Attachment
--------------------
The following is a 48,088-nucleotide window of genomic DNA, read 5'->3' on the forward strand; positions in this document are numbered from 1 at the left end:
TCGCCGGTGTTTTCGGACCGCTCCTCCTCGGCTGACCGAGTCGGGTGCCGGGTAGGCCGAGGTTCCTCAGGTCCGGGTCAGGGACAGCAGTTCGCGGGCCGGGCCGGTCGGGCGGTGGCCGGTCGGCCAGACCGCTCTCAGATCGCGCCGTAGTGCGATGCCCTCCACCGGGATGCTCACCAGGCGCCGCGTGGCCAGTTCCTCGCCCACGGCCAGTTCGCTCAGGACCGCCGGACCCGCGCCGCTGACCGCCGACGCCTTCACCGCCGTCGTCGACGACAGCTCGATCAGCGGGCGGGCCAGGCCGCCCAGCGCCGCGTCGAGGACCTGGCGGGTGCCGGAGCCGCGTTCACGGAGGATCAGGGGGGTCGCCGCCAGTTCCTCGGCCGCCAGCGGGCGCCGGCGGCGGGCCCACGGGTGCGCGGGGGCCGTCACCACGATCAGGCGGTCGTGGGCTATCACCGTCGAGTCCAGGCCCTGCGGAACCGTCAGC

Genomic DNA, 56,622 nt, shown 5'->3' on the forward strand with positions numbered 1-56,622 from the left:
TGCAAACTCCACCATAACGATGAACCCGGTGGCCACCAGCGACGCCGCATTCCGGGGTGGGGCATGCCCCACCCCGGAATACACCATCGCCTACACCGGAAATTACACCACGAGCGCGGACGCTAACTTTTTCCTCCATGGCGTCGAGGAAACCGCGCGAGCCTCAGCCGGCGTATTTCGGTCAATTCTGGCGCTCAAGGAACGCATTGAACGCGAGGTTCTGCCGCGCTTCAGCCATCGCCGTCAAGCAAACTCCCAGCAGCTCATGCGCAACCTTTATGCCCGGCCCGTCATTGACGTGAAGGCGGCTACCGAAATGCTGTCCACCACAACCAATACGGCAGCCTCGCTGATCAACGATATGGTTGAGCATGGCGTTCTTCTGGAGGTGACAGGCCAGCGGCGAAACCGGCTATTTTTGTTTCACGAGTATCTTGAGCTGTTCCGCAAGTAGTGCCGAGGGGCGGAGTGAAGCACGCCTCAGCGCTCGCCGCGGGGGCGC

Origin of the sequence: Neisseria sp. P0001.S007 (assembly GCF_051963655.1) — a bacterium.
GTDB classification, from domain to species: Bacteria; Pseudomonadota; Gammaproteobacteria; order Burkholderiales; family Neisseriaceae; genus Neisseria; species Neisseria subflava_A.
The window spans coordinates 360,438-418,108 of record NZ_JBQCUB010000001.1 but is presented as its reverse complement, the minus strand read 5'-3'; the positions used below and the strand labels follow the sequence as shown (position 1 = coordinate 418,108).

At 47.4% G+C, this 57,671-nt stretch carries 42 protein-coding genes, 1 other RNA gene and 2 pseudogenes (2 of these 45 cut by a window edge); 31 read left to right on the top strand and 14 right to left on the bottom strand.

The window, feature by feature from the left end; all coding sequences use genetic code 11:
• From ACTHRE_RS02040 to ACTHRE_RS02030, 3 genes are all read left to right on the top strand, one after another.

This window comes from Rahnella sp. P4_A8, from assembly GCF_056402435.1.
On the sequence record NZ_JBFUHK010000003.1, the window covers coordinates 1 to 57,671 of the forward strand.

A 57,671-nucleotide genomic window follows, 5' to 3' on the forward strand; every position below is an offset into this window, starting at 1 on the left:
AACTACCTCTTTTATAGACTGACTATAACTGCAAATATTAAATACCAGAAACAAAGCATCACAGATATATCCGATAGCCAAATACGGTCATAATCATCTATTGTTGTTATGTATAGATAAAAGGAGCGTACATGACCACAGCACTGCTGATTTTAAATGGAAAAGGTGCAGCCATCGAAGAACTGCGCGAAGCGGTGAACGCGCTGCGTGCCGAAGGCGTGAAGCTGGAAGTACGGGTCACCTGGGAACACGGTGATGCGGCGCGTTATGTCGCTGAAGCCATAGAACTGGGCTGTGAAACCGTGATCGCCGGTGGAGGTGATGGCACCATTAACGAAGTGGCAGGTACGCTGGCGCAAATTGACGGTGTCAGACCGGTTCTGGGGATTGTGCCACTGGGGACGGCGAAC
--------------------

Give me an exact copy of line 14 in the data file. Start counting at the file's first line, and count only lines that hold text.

AACTACCTCTTTTATAGACTGACTATAACTGCAAATATTAAATACCAGAAACAAAGCATCACAGATATATCCGATAGCCAAATACGGTCATAATCATCTATTGTTGTTATGTATAGATAAAAGGAGCGTACATGACCACAGCACTGCTGATTTTAAATGGAAAAGGTGCAGCCATCGAAGAACTGCGCGAAGCGGTGAACGCGCTGCGTGCCGAAGGCGTGAAGCTGGAAGTACGGGTCACCTGGGAACACGGTGATGCGGCGCGTTATGTCGCTGAAGCCATAGAACTGGGCTGTGAAACCGTGATCGCCGGTGGAGGTGATGGCACCATTAACGAAGTGGCAGGTACGCTGGCGCAAATTGACGGTGTCAGACCGGTTCTGGGGATTGTGCCACTGGGGACGGCGAAC